The afternoon is pleasant enough though rather cold despite the sun appearing from behind the clouds. Temptress plods on north, her crew lounge in the cockpit discussing options endlessly. Eighty eight miles to go and we are only seven degrees off the course. The wind is slacking off and the seas a little less high. Our original plan back in January had been to sail to Messolonghi, would that work as an option now? It’s 350nm from Ierapetra. Is there somewhere else we have overlooked?
Supper is another rough and ready boat meal, cooking at an angle has lost its appeal so tonight is pasta, frozen veg (ps & cs) with Sainsbury’s pesto stirred through it. The pesto bought from Redmart before we left Singapore last year!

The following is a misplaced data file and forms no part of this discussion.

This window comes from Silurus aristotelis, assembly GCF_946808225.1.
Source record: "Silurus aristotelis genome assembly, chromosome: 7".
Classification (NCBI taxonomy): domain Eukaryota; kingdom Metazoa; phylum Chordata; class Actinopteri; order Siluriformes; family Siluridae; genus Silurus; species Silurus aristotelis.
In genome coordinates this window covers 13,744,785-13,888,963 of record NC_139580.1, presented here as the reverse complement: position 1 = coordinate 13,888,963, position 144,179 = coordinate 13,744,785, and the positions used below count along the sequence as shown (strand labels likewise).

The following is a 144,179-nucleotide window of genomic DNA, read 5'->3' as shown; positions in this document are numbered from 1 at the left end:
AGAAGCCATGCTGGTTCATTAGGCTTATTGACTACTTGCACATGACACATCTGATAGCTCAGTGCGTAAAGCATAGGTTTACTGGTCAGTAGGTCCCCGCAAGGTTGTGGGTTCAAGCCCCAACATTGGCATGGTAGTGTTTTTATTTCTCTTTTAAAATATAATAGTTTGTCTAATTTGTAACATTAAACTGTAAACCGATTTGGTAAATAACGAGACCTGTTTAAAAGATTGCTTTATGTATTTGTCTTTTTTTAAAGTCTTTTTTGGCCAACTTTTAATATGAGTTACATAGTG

Monday 4 May
02:05 Another extremely chilly night damp with dew. Temptress is just twenty miles south east of Koufonisi a small island off the south east corner of Crete. Forty miles to Ierapetra. The wind is very light, the seas slight. It’s almost a full moon tonight. We picked up a Sécurité message on the VHF but though the channels listed for the actual announcement to be broadcast on were in English the only message we could hear seem to be an endlessly repeated female voice stating something in Greek.
At 03:45 land was seen, or at least the lights of Eastern Crete. Having lowered and tied the storm sail to the deck when the wind dropped completely Temptress was now motoring directly to the waypoint in flat seas. A few hours later the scenery was spectacular from ten miles out; a huge ridge of mountains dominates fringed with buildings reaching from the lower slopes down to the sea. Fluffy clouds dot the mountain tops.
By 09:38 ships time, 10:38 local, Temptress is on her final approach. The harbour master heard our call on VHF 12 and issued instructions to stay at anchor, not to go ashore.
Distance: Port Said, Egypt to Ierapetra, Crete – 468 nm